About a year ago outside the sprawling Ocean Club in Praia da Luz, my Portuguese tour guide Antonio tried to convince me that the kidnappers of Madeleine McCann would never be found.
With my eyes fixed on the white-washed holiday resort that was etched for ever in the memories of millions of people around the world, Antonio said people in this stunningly beautiful Algarve village believed the mystery of Maddie's final hours would never be solved.
Wednesday's disclosure that German police had made a breakthrough by identifying a new chief suspect in the case, which they are now treating as murder, will presumably have stunned Antonio, the fast-talking Portuguese tour guide, into a rare spell of silence.
Last June it was my curiosity about the world's most infamous missing person's case that made me agree to Antonio's offer to take me and my wife to the beach of light, Praia da Luz - 'the most charming village on the western Algarve' - on a private tour around where we were staying in the neighbouring but much larger resort of Lagos.
Even though Madeleine McCann was very definitely in our thoughts, her name was not on our lips as we drove from Lagos to Luz, along virtually deserted country roads lined with untamed pomegranate trees and rambling fennel bushes, a journey which was a refreshing respite from the more touristy hot spots of the Algarve.
Minutes later Praia da Luz appeared around a corner and even though its towering cliffs and sparkling sandy beaches, set against the ultramarine blue of the Atlantic Ocean, were instantly recognisable from TV news bulletins, the vistas were still breathtaking and familiarity had in no way bred contempt.
But it was hard - no, it was impossible - not to recall other images from May 2007 when Madeleine vanished from the Ocean Club as her parents, Gerry and Kate, ate at a nearby tapas bar with friends who said they took it in turns to check on the McCanns' three sleeping children in apartment 5A.
In the centre of the village Antonio pulled up at the spiritual heart of Praia da Luz, its 16th century Catholic Church of Nossa Senhora da Luz which sits just above the serene crescent beach and which is dedicated to 'Our Lady of Light' and doubles up as St Vincent's Anglican chaplaincy.
Thirteen years ago TV crews filmed a steady stream of the village's 4,500 residents, ex-pats and locals, descending on the church to pray for Madeleine's safe return.
Gerry and Kate McCann had their own key so they could go in secret to the white and mustard yellow trimmed church where a little space had been set aside as a place of prayer for them, a sanctuary that was not there last year.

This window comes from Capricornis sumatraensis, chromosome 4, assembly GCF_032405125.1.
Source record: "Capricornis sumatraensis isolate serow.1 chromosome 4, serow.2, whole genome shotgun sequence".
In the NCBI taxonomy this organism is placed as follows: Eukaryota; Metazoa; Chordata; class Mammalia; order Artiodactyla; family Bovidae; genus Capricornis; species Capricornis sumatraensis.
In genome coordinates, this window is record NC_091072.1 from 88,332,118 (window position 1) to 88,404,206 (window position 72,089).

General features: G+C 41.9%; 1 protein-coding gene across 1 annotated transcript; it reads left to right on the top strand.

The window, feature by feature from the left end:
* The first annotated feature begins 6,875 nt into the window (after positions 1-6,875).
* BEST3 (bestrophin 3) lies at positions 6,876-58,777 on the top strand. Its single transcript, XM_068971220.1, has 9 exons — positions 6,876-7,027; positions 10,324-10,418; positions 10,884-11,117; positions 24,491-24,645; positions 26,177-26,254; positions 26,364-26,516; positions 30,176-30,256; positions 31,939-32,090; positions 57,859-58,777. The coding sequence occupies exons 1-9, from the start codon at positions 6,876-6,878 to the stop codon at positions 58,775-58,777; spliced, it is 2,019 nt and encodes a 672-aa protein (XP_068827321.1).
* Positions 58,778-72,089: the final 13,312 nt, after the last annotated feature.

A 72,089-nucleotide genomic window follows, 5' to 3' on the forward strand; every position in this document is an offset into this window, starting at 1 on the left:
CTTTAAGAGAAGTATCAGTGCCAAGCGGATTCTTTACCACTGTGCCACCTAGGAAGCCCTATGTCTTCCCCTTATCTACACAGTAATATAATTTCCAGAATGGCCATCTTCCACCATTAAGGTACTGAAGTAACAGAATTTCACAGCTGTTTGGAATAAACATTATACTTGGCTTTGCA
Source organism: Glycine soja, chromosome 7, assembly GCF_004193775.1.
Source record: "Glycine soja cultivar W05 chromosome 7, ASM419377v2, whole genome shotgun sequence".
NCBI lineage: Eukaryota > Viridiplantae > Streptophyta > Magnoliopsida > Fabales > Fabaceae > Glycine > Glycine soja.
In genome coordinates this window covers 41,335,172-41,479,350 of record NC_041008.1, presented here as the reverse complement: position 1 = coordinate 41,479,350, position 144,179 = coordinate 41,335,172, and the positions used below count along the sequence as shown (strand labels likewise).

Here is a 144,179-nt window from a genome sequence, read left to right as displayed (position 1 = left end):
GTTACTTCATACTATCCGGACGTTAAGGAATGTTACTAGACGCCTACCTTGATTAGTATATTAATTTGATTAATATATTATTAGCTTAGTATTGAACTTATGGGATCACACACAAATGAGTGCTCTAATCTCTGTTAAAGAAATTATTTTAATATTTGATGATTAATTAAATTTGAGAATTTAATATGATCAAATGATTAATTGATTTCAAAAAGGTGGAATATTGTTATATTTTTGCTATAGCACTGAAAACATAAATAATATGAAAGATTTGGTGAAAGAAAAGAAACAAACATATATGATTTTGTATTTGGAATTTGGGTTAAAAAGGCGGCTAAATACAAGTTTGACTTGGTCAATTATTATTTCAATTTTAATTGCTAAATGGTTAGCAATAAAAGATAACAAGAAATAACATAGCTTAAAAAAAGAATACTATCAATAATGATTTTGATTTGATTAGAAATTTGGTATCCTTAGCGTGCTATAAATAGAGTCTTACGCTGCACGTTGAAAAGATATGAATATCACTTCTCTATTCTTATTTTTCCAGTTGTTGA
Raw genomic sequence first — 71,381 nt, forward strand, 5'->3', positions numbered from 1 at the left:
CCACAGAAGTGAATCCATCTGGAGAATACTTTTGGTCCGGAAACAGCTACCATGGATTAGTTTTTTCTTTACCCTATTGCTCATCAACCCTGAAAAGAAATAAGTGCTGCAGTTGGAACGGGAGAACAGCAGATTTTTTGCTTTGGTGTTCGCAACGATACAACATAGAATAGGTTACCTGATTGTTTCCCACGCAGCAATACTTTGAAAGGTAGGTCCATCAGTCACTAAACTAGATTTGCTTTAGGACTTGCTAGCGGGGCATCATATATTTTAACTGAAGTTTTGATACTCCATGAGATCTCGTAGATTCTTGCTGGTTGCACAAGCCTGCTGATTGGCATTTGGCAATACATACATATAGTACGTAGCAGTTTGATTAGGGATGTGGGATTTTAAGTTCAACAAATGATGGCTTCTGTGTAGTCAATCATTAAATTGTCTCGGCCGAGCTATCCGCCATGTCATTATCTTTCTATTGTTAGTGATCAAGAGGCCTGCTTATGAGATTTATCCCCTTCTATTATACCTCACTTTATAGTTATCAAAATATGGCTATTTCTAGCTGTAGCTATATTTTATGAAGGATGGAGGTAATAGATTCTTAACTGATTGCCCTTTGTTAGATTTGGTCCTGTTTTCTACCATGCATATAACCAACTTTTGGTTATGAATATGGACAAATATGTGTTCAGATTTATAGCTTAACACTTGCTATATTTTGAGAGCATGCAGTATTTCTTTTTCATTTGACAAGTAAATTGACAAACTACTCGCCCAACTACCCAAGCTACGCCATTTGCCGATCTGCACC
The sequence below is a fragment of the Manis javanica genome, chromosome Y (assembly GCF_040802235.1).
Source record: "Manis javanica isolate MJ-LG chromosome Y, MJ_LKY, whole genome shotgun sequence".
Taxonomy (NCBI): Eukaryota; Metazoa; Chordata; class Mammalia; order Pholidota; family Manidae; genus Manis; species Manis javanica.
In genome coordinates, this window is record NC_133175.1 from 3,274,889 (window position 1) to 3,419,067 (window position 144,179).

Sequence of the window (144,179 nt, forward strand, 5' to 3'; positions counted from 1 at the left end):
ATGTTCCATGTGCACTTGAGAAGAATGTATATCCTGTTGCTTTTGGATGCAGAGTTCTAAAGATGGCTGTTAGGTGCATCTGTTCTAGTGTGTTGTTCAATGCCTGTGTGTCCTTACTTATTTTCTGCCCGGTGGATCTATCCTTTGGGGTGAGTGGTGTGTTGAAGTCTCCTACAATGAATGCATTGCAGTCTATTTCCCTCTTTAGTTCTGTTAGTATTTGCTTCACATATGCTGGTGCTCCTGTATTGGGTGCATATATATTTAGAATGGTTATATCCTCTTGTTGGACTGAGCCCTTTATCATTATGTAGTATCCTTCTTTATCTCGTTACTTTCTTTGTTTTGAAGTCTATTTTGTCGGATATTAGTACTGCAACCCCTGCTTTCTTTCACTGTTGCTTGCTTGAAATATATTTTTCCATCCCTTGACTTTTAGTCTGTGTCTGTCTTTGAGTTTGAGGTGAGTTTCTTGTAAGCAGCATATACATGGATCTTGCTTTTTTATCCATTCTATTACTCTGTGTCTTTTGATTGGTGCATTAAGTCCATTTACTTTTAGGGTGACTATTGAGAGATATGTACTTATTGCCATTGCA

Gone too were the 'missing' posters with their pictures of an angelic Madeleine and which had been on the windows of every business in Luz, from the Ice Cream Factory to the Bull Tavern.
This week's announcement about a new prime suspect rang a bell from last year's visit to Praia da Luz. For last June Portuguese police flagged up a fresh development in the long-running inquiry as they said they were investigating 'a new clue and suspect' and the speculation pointed to confirmation that Madeleine had been kidnapped by an intruder.
The story faded from the front pages just as quickly as it had dominated them but even a mention of the suspect drew a cool response from our guide Antonio, who insisted that he had a rule never to talk about Madeleine McCann's disappearance, a topic which was nigh impossible to avoid in conversations over dinner with friends who had holiday homes on the Algarve.
Antonio, however, did not stay silent for long, reflecting on the many theories around Madeleine's disappearance that have emerged over the last 13 years.
Our guide said people in Luz were weary of their village's unwanted notoriety around the world and were furious about a Netflix documentary series which reopened the McCann case - and old wounds - but did not establish the truth.
Also back in the spotlight was former Northern Ireland policeman and child protection officer Jim Gamble, who figured prominently in the eight-part Netflix series.
On Thursday Mr Gamble said he was 'more hopeful' than he had been in the last 13 years that the 'jigsaw puzzle' of the case was coming together, though it did appear that German police were now certain that Madeleine was dead.
He said police had established that the suspect, known only as Christian B, who is in custody in Germany for sex offences including the rape of an elderly woman, had been in Praia da Luz at the time of Madeleine's disappearance.
He added that other circumstantial evidence relating to telephone calls and the changing of car registration numbers made the suspect 'a very, very significant person of interest'.
The McCanns' spokesman Clarence Mitchell was also interviewed extensively on television, relaying the view from the parents that the latest development is 'potentially highly significant'.
But for the McCanns there was another shock on Thursday as a press conference was broadcast live and a police chief, through a translator, said that the public prosecution office in Germany had charged the suspect with murder.
Shortly afterwards Sky said the translator was wrong and there was no mention of a murder charge.